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Emergency Financing: Options for urgent, short-term and mid-term funding

During an April 22 webinar from the National Glass Association, financial expert Marco Terry, managing director of Commercial Capital LLC, provided an overview of emergency financing options for companies. Terry noted urgent funding available for companies in addition to options for short- and mid-term loans from the Small Business Administration.

Urgent funding

Business owners have two opportunities for urgent funding from the SBA: Economic Injury Disaster Loan and an SBA Express Bridge Loan.

Economic Injury Disaster Loan

Companies apply directly to the SBA for EIDL loans, which come in two parts: an advance and a loan.

The advance offers up to $10,000 in emergency funds and is a grant that does not need to be repaid. It can be used for:

  • paying for employee sick leave
  • maintaining payroll
  • covering increased materials costs
  • rent or mortgage
  • prior debt that cannot be replayed due to revenue loss

EIDL loans are available up to $2 million. The payments for COVID relief are deferred for up to a year on a 15- to 30-year loan. The loans:

  • are secured by businesses assets
  • are approved based on credit score.

Apply for EIDL emergency funds through the SBA website.

SBA Express Bridge Loan

The SBA also offers Express Bridge Loans for companies needing urgent financial support. To be eligible, companies must have an existing relationship with SBA. The loans are available up to $25,000, and companies can use funds from the EIDL to repay a bridge loan.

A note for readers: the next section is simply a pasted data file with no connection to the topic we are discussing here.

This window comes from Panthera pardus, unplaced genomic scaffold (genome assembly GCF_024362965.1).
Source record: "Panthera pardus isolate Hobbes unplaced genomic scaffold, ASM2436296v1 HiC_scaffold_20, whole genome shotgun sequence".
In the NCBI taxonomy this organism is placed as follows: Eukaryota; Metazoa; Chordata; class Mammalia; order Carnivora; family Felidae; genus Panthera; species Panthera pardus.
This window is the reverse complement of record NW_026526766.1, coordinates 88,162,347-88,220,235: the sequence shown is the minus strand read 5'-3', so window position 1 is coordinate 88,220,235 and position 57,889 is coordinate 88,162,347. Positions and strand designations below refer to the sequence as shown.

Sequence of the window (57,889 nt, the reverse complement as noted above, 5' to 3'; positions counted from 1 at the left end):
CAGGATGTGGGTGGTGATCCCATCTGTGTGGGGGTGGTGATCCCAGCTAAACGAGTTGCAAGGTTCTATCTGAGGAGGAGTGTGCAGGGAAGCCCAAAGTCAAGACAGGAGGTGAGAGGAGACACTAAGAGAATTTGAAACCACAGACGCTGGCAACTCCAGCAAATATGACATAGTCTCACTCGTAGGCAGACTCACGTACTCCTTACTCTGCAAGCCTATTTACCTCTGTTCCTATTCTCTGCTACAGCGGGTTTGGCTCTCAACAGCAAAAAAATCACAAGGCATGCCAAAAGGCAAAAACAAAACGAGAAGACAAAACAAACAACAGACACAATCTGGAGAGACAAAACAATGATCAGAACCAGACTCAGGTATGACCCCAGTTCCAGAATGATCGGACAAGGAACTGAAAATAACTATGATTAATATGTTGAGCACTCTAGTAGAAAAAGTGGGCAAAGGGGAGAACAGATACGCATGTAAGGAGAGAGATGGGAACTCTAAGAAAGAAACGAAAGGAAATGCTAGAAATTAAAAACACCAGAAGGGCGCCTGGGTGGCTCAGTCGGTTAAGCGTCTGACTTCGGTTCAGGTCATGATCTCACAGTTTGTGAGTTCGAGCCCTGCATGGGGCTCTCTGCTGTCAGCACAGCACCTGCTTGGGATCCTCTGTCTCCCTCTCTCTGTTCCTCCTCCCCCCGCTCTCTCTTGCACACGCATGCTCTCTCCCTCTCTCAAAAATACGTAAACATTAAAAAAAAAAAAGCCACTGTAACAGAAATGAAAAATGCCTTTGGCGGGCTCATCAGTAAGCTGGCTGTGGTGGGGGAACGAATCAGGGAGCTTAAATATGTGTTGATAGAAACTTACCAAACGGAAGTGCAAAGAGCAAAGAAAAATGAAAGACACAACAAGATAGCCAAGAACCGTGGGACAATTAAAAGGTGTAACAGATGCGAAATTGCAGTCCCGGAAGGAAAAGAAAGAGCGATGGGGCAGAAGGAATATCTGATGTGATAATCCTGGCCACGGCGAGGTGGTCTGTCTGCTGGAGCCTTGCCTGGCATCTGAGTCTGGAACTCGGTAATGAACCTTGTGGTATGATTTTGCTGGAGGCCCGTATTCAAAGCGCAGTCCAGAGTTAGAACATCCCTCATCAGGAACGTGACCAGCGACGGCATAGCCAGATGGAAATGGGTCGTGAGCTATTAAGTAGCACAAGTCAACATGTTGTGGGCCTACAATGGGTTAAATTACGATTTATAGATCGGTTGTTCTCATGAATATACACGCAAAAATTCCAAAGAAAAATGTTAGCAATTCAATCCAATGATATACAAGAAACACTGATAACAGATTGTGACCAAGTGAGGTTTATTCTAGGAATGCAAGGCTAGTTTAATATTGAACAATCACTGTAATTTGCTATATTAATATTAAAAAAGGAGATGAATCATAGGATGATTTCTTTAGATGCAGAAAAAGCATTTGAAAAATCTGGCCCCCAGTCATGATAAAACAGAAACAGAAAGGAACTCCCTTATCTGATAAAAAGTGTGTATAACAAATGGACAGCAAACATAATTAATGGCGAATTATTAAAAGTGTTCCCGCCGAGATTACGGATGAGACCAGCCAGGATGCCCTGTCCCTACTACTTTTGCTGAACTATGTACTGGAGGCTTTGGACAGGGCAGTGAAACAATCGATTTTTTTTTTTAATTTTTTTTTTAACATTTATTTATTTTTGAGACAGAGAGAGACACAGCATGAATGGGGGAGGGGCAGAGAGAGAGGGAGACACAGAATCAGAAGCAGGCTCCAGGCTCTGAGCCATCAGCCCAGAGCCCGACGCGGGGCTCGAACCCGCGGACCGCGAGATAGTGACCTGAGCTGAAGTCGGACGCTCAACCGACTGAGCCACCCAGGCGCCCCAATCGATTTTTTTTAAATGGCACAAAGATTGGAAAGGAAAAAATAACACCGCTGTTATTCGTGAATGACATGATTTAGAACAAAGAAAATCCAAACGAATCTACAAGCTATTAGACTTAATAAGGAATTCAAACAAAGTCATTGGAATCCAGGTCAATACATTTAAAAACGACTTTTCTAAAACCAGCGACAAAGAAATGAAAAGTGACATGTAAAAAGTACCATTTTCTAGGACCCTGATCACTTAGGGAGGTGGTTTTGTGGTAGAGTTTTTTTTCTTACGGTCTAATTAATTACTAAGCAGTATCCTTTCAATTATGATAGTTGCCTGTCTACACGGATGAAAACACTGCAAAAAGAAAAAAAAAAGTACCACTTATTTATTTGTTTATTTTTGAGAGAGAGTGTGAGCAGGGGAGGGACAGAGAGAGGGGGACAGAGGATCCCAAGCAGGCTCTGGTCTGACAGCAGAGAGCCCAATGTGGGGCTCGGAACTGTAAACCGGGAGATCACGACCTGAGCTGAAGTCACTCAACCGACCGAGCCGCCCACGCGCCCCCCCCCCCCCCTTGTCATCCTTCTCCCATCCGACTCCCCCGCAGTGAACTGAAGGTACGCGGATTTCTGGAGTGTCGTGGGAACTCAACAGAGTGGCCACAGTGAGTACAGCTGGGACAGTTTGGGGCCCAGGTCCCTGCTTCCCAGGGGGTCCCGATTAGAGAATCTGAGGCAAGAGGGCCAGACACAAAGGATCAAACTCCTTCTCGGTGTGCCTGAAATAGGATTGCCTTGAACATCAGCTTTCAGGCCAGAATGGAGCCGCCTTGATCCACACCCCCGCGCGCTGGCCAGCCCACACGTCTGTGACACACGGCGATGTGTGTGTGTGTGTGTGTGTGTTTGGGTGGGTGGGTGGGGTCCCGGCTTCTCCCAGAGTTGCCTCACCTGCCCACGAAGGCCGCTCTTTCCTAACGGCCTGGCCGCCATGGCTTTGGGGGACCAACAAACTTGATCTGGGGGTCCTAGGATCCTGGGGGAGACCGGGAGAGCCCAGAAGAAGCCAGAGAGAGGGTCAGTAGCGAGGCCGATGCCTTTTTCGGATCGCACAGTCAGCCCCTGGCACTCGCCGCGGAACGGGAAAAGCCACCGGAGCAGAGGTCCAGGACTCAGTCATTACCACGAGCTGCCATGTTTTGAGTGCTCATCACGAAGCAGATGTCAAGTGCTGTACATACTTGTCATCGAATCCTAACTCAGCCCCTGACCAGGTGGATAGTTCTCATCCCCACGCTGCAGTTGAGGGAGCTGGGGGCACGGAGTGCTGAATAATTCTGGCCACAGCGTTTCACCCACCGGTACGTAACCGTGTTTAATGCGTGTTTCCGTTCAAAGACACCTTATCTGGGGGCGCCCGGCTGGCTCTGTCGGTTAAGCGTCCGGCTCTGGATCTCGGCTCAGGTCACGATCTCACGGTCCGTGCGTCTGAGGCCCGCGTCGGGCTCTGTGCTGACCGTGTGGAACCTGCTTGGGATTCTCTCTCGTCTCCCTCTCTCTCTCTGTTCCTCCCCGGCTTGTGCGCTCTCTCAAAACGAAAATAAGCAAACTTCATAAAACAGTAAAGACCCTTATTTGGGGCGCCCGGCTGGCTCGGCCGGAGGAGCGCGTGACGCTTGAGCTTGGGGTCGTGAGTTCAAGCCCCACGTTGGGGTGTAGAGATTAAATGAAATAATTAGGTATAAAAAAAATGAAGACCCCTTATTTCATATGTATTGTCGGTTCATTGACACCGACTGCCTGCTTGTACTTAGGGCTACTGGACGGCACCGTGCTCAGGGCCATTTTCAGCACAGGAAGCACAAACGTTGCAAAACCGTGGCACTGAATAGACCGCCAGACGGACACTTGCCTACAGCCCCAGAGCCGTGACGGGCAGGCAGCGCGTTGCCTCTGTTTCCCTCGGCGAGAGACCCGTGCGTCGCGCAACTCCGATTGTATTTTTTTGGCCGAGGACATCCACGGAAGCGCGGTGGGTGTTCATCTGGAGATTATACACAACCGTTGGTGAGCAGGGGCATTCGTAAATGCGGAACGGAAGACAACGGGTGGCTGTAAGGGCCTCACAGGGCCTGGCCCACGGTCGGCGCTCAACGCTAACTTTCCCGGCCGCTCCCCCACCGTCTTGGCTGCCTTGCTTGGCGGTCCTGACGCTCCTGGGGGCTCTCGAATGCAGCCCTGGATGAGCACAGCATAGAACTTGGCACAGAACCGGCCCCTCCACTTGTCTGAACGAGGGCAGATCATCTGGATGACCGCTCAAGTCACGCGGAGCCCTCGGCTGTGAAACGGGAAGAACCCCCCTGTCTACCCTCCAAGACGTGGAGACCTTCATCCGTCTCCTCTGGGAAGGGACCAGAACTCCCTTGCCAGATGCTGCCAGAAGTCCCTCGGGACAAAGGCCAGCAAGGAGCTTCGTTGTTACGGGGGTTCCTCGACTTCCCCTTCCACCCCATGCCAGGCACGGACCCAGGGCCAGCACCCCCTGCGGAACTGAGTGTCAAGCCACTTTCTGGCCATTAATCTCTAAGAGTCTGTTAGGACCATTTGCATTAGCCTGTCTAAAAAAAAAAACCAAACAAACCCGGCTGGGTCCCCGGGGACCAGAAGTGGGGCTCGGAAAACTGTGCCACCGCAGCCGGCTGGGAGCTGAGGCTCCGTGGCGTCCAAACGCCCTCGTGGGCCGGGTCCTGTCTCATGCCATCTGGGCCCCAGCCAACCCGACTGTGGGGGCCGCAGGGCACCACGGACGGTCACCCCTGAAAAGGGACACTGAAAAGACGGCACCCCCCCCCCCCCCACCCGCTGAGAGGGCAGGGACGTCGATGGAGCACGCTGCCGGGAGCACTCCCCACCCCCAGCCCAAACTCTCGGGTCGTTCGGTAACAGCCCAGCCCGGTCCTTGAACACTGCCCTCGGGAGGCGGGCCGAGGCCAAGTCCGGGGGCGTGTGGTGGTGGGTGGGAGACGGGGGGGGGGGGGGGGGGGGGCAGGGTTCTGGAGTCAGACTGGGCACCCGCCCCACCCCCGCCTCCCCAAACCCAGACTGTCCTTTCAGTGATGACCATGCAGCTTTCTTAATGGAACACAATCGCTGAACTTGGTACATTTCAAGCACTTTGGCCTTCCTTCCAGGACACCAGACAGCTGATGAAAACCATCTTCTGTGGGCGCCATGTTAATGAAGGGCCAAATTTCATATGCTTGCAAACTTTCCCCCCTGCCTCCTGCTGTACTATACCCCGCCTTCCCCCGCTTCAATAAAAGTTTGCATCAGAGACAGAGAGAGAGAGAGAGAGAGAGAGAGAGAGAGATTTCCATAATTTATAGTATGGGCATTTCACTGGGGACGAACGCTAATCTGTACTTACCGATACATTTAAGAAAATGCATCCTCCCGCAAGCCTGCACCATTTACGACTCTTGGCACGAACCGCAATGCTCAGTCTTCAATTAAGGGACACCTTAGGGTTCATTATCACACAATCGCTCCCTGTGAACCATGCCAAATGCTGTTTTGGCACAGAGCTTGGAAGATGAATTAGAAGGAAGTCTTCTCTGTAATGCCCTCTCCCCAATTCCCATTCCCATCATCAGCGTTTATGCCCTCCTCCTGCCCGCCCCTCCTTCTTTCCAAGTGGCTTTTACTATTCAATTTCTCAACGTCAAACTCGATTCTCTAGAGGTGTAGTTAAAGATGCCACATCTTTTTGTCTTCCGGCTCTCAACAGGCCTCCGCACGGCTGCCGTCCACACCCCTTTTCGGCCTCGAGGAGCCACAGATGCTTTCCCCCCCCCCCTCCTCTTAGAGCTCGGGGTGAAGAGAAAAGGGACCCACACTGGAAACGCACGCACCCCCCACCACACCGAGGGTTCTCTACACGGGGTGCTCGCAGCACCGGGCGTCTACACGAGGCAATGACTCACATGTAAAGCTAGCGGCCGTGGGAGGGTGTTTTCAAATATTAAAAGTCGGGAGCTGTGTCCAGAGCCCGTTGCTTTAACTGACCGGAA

Short-term financing

The SBA offers two options for short-term support, including SBA Debt Relief and the Paycheck Protection Program.

SBA Debt Relief

SBA Debt Relief applies to 7(a) Loans, 504 Loans or Microloans. Relief is available for new and existing loans, and the SBA pays principal and interest for six months. Companies can defer payment on the loans until December 2020; however, interest will continue to accrue. 

Paycheck Protection Program

The PPP is part of the U.S. government’s COVID-19 relief initiatives. Demand has been high for PPP, and the first round of financing was exhausted in less than 14 days. At press time, additional rounds of funding are being considered from Congress. Companies can still pursue PPP in the event more funds become available.

The PPP incentivizes businesses to keep employees on payroll. The loans will be forgiven if 75 percent of the loan is used for payroll (while maintaining salary levels), with 25 percent used for rent, interest on mortgage or utilities. Loan forgiveness is reduced if employee headcount or wages decrease.

PPP loans:

  • offer a 1 percent rate with two-year maturity
  • are available up to $10 million
  • can be use immediately
  • can be deferred for six months
  • don’t require collateral or personal guarantee.

Companies can apply for PPP if:

  • the company has been affected by COVID-19
  • it has fewer than 500 employees
  • it is run by sole proprietors, independent contractors or self-employed individuals.

Businesses are restricted from the PPP if the owner is on parole, or if the business or owner has delinquent debt with the U.S. government.

Companies apply for SBA loans through lenders. Owners can use the SBA’s lender finder tool to find eligible lenders in their area.

Mid-term financing

For mid-term financing options, companies can look to SBA’s 7(a) loan program. The program includes PPP, Caplines, SBA Express and Veterans Advantage. The loans are:

  • available up to $5 million
  • 90 percent SBA guaranteed
  • available for up to 15 years for equipment
  • available for up to 25 years for real estate.

To qualify, businesses or business owners:

  • must be able to pay back the loan
  • must have never defaulted on a loan
  • have a personal credit score above 650
  • have a good debt service coverage ratio.
Watch a video excerpt